I remember hearing of two boys who were brothers. The elder was named George, the younger Charles.
“Hello, George,” said one of his schoolmates to him one day, “I hear your Charley has become a Christian; is that so?”
“I don’t know,” said George, “but I mean to find out.” Now George was going to apply some test to Charley’s character to find out if this was true.
One time he broke his kite, just before he was going out to fly it. At another time he stepped on his toe, when he was going past him. At another he threw a stone at Charley’s pet dog and sent him yelping to his master.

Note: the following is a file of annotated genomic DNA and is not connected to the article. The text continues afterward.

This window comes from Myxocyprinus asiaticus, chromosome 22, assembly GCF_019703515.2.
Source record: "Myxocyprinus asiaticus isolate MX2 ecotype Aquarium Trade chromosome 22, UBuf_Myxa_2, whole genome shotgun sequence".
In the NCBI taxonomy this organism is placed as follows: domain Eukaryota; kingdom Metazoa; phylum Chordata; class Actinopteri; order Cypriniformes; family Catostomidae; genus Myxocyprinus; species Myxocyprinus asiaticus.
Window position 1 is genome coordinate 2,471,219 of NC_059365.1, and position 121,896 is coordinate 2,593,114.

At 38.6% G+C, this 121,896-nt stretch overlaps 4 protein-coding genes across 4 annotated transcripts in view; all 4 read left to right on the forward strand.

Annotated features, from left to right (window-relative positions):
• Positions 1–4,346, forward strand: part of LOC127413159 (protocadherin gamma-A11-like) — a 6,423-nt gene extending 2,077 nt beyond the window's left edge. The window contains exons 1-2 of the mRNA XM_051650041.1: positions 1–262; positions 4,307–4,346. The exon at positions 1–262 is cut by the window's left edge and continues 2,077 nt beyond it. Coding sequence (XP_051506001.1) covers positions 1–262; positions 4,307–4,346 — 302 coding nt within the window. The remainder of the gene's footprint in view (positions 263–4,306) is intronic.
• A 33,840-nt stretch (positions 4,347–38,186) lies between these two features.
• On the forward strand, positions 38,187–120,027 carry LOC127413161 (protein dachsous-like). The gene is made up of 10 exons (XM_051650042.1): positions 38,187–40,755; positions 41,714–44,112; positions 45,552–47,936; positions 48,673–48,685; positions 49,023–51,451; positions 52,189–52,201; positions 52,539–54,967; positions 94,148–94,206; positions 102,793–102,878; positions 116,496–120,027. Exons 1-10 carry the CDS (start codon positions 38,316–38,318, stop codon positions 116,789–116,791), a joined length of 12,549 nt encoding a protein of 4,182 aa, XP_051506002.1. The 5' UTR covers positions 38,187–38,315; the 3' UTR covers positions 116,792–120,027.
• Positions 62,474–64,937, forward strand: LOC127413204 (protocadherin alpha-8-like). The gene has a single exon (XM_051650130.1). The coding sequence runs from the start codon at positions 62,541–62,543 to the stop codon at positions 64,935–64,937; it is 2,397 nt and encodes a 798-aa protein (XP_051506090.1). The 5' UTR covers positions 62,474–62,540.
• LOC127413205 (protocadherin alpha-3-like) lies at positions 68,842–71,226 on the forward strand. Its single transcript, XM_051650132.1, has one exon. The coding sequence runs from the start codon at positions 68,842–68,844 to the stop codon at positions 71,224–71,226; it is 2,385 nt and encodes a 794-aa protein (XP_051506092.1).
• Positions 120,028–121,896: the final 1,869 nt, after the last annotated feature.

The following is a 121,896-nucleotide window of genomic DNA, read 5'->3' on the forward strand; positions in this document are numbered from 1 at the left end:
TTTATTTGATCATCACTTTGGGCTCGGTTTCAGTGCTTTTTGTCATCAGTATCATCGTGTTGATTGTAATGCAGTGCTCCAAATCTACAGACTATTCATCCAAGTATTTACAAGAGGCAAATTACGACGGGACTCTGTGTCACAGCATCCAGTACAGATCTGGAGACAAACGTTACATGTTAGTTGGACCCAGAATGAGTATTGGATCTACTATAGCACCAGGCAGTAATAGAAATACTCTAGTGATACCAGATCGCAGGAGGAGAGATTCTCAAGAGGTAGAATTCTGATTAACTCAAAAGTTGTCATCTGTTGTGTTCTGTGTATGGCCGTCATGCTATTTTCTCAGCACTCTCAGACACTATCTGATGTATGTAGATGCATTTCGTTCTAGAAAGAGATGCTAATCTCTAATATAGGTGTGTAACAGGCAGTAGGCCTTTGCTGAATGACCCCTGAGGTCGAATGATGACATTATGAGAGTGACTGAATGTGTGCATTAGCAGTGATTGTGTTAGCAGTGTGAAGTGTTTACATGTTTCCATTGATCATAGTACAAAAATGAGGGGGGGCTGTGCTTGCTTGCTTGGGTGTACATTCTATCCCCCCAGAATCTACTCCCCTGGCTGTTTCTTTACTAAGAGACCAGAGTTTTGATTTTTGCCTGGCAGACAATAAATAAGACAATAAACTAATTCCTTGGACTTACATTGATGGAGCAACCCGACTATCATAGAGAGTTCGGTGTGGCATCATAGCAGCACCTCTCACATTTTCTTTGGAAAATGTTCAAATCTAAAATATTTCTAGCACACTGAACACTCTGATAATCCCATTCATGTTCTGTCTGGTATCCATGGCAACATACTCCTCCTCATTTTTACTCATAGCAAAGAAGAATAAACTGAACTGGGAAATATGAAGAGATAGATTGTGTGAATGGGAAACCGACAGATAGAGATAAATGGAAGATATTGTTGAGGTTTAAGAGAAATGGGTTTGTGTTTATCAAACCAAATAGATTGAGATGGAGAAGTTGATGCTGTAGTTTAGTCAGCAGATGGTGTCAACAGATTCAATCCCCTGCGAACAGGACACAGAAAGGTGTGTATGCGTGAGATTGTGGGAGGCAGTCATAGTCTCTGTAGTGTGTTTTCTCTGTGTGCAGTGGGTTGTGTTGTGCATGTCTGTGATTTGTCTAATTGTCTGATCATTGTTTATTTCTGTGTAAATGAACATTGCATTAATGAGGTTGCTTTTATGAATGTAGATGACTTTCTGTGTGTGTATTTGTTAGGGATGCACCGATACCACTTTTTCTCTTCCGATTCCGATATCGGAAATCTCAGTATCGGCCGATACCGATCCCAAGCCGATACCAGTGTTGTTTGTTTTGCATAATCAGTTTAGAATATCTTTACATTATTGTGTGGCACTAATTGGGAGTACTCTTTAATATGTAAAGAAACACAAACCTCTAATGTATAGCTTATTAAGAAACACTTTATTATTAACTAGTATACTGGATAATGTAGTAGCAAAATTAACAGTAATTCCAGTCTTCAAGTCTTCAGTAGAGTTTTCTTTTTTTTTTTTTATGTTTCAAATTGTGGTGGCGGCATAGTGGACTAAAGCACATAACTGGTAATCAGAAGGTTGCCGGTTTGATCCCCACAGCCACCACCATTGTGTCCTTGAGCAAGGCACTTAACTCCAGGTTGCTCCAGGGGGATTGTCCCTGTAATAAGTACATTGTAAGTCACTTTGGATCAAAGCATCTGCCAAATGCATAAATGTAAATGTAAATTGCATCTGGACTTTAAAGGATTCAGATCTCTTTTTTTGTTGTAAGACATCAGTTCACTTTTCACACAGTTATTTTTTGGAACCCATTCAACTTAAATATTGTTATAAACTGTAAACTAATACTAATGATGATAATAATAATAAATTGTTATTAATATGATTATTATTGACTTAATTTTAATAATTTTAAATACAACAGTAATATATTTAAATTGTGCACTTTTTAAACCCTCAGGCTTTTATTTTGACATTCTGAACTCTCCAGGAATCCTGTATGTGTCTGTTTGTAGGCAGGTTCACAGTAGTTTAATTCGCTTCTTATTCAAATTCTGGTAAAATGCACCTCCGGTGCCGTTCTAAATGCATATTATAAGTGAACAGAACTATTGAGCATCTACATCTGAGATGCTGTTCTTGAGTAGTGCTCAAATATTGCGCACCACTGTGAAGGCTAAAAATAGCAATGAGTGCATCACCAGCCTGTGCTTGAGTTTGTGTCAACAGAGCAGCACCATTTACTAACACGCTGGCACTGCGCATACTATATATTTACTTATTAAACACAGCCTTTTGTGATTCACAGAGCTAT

Charley was naturally a very passionate boy. George knew, very well, that formerly any one of these things would have caused him to flare up and get angry. George could see that Charley felt these things very much, but still he kept his anger down. His fist wasn’t clenched; his eye didn’t flash; his tongue didn’t scold as it used to do. Charley bore these trials patiently. And when George met his friend again, he said, “It’s true; Charley is a Christian. I know it, for I’ve tried him.”